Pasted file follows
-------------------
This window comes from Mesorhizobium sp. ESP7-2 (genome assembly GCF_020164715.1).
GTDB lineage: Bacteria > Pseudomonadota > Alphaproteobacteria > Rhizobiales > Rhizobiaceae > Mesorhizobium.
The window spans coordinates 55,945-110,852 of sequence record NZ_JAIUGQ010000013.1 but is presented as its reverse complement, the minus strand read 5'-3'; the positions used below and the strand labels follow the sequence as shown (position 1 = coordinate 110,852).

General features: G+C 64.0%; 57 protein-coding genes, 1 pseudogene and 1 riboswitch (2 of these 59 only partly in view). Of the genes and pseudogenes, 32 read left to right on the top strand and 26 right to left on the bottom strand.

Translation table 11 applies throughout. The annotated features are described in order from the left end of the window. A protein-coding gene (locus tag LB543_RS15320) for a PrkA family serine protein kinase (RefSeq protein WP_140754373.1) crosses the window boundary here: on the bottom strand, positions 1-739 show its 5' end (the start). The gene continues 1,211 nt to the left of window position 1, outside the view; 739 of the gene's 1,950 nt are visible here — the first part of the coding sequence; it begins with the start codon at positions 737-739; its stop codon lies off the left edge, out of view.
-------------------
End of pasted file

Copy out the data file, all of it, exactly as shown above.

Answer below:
This window comes from Mesorhizobium sp. ESP7-2 (genome assembly GCF_020164715.1).
GTDB lineage: Bacteria > Pseudomonadota > Alphaproteobacteria > Rhizobiales > Rhizobiaceae > Mesorhizobium.
The window spans coordinates 55,945-110,852 of sequence record NZ_JAIUGQ010000013.1 but is presented as its reverse complement, the minus strand read 5'-3'; the positions used below and the strand labels follow the sequence as shown (position 1 = coordinate 110,852).

General features: G+C 64.0%; 57 protein-coding genes, 1 pseudogene and 1 riboswitch (2 of these 59 only partly in view). Of the genes and pseudogenes, 32 read left to right on the top strand and 26 right to left on the bottom strand.

Translation table 11 applies throughout. The annotated features are described in order from the left end of the window. A protein-coding gene (locus tag LB543_RS15320) for a PrkA family serine protein kinase (RefSeq protein WP_140754373.1) crosses the window boundary here: on the bottom strand, positions 1-739 show its 5' end (the start). The gene continues 1,211 nt to the left of window position 1, outside the view; 739 of the gene's 1,950 nt are visible here — the first part of the coding sequence; it begins with the start codon at positions 737-739; its stop codon lies off the left edge, out of view.